War for the Planet of the Apes review: a highly evolved CGI-enhanced epic

With great leaps in motion-capture technology, and a brilliant cast including Andy Serkis and Woody Harrelson, the latest instalment in this sprawling franchise is a rich and satisfying film.

from our forthcoming September 2017 issue

War for the Planet of the Apes (2017)

Spoiler alert: this review reveals a major plot turn

Following Rupert Wyatt’s Rise of the Planet of the Apes (2011) and Matt Reeves’s Dawn of the Planet of the Apes (2014), Reeves’s War for the Planet of the Apes completes a trilogy that works both as a prequel to Franklin J. Schaffner’s Planet of the Apes (1968) and a very loose remake of J. Lee Thompson’s Conquest of the Planet of the Apes (1972) and Battle for the Planet of the Apes (1973). Thompson’s films followed the career of rebel ape Caesar (Roddy McDowall), born of time-displaced parents in the finale of Don Taylor’s Escape from the Planet of the Apes (1971), just before and after the nuclear war that turned the situation of apes and humans topsy-turvy and left the Statue of Liberty broken on the shoreline for the shock reveal at the end of the first film.

The current iteration of the franchise, which derives from a novel by Pierre Boulle (whose credit has somehow gone astray), repeatedly nods to the earlier Apes saga – though seldom to Tim Burton’s 2001 remake. Long-term ape-followers will pick up details such as the alpha-omega branding of the human villain’s army (taken from the markings on the casing of the nuclear bomb worshipped by mutants in Ted Post’s Beneath the Planet of the Apes, 1969) and the reinvention of mute human heroine Nova (once a bikini babe, now an orphan waif), complete with an exact match of Charlton Heston’s line reading (“No-vah!”).

A genetically engineered virus has replaced the nuclear-war angle, and – so far – the time-twisting, snake-swallowing-itself element of the 1970s sequels hasn’t been drawn on, but this extended saga is surprisingly all of a piece. Not only does War end up in a location that matches the crash site of Heston’s spaceship in 1968, but it bookends the mix of pulp adventure and Swiftian satire by investing Andy Serkis’s Caesar with more epic overtones than even such an ingenious blend of acting and CGI effects can manage. As Woody Harrelson’s mad human commander forces slave apes to build a useless wall, there’s more than a touch of the cartoonish ‘contemporary relevance’ that Rod Serling and Paul Dehn brought to their Apes scripts with anti-war protester chimpanzees and militarist gorillas.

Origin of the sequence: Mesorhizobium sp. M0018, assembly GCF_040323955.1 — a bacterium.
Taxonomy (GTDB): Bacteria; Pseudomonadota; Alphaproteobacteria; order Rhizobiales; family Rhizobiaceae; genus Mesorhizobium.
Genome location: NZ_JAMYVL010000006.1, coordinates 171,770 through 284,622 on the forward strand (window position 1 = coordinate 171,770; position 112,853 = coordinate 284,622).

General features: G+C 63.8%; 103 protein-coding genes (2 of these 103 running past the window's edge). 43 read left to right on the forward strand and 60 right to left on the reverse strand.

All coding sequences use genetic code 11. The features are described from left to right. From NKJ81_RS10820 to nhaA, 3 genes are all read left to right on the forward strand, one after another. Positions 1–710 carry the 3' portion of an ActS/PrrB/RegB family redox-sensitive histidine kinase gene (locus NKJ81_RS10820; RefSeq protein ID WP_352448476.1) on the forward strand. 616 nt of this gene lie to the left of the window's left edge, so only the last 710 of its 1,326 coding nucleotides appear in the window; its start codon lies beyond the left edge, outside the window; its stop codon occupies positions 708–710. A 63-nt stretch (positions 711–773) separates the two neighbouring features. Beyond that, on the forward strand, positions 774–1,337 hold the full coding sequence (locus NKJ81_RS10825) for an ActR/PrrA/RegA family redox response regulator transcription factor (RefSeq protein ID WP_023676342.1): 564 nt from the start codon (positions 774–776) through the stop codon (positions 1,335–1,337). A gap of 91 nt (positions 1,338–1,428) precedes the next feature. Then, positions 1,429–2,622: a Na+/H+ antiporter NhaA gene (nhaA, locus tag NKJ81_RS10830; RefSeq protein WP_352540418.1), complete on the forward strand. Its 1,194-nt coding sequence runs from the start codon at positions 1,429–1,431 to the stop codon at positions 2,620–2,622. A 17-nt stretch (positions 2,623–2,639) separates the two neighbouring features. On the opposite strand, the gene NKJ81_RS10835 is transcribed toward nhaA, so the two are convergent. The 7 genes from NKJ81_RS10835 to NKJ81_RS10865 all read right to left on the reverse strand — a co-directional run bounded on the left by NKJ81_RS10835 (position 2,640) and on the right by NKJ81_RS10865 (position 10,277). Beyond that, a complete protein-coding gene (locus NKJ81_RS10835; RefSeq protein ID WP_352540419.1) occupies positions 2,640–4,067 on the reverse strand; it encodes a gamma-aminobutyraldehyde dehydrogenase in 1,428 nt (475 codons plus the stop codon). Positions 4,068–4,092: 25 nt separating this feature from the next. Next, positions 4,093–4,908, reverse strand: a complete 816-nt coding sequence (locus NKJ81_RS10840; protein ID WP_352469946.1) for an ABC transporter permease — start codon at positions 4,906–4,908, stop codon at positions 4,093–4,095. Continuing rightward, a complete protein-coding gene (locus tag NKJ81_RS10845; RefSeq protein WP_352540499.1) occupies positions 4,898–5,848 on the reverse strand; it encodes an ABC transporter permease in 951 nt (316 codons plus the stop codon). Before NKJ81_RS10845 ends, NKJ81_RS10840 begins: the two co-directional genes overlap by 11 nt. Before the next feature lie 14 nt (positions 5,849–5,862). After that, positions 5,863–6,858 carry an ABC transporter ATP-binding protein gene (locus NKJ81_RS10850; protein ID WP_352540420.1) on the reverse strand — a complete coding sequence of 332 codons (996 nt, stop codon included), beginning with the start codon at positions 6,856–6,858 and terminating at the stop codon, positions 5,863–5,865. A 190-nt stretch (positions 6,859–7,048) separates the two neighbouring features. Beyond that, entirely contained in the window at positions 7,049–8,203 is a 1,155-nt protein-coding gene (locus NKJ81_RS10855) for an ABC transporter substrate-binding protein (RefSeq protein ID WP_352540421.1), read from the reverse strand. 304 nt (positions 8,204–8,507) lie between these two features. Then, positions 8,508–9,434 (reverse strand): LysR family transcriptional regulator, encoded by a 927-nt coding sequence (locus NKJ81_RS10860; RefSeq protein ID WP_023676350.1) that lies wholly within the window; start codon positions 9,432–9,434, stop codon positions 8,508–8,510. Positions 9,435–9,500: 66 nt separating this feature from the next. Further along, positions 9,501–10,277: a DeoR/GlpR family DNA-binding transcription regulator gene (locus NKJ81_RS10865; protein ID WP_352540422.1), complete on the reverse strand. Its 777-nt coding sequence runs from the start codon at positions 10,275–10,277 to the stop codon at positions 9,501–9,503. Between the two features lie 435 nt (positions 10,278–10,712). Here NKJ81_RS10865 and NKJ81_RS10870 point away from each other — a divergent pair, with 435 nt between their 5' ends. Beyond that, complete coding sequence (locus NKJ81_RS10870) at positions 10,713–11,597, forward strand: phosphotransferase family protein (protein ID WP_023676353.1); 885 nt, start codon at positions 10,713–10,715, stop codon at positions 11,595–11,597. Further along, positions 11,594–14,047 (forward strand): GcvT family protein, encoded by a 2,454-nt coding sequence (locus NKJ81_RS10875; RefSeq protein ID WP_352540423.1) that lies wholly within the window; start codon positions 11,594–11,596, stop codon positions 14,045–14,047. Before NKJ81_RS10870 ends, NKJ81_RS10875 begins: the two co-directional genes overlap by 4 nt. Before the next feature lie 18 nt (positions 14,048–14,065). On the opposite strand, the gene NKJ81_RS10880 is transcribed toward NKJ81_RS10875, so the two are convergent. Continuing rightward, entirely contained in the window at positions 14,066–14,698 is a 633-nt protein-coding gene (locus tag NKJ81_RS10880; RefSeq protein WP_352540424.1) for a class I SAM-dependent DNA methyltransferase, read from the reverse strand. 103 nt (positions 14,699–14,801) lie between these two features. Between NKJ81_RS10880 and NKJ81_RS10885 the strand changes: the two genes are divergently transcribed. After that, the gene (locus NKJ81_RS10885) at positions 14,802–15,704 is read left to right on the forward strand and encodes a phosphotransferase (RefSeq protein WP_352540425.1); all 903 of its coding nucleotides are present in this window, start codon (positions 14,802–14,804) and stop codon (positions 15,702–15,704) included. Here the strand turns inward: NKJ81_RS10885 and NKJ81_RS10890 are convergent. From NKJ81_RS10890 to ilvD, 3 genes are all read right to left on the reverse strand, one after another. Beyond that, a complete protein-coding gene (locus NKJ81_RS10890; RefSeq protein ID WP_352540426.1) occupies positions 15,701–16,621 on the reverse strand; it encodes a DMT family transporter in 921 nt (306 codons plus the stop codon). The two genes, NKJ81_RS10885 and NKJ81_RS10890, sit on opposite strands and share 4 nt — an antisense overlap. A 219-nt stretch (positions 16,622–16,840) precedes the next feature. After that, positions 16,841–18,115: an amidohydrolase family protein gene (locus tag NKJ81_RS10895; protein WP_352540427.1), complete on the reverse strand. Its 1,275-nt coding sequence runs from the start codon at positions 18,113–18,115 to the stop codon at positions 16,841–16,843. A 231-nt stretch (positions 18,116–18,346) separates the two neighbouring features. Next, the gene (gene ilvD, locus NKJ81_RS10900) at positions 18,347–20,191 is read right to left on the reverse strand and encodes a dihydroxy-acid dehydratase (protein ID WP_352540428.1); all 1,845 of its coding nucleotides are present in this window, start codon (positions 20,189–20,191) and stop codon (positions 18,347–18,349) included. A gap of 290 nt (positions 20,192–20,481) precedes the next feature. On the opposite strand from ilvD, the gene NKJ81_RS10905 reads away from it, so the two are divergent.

Woody Harrelson as Colonel McCullough

Woody Harrelson as Colonel McCullough

Here, Caesar is required to be Geronimo, Henry V, El Cid, Mr Christian, Spartacus and Moses, as much in the suffering as the heroism. He’s bereaved, crucified and flogged as often as the likes of Burt Lancaster, Kirk Douglas or indeed Charlton Heston were at the height of their widescreen messianic masochism. He is even haunted by the ghost of Koba (Toby Kebbell), the rival who started the war with humans in Dawn of the Planet of the Apes, and fears he is becoming a monster too. If he weren’t acting with dots on his face to be replaced by a detailed computer simulation of an upright chimpanzee, it would be all but impossible to deny Serkis an Academy Award nomination for Best Actor.

The human villains come from a later film tradition: Harrelson’s mad Colonel McCullough is a ringer for Brando’s Kurtz (someone has scrawled “Ape-pocalypse Now” on a wall), and Vietnam movies are evoked by helmet slogans such ‘Bedtime for Bonzo’ and (following Kong: Skull Island) the pun of labelling an ape enemy with a homonym for ‘Cong’ (the generic human name for the ape enemy is Kong). Boulle’s other contribution to cinema was the source novel for David Lean’s The Bridge on the River Kwai (1958), and the Lean-like impulse to be epic almost overwhelms a finale which, as in Kwai, combines the horrors of war (humans wipe each other out – though it’s not definitively confirmed that the white-clad soldiers who attack Harrelson’s outpost are human) and grand-scale destruction (delivered by an avalanche tree-climbing apes are better-prepared to survive).

Andy Serkis’s simian hero Caesar

Andy Serkis’s simian hero Caesar

Like epics of old, this risks stretching too far in piling on the plagues of Egypt – the ultimate fate of its hero, keeling over just as a promised land is sighted, would be more affecting if it didn’t follow such an exhausting parade of larger-scale catastrophes.

A rich, complicated entry in a franchise that has always been willing to strain for significance, this takes full advantage of CGI character-creating technology, which is evolving more rapidly than its sapient apes. Watching all three of the recent Apes films in succession, the progress of motion-capture performance in a relatively short time is as astonishing as the leap in sound recording between The Jazz Singer (1927) and King Kong (1933).

Serkis has been an acclaimed master of projecting through pixels since his precedent-setting turn as Gollum in the Lord of the Rings films, but here he is surrounded by equally impressive performances. Steve Zahn provides nervous comedy relief as Bad Ape, a zoo chimp in a parka and bobble hat who is timid but tenacious and near-mad from achieving intelligence in isolation. Karin Konoval’s orang-utan Maurice (named after Maurice Evans, Dr Zaius in the first Apes films) has grown from Rise to Dawn, and emerges here as Caesar’s conscience and credibly the last hope for post-human humane attitudes, played mostly in mime with especial conviction in tender, sad interactions with the voiceless Nova.


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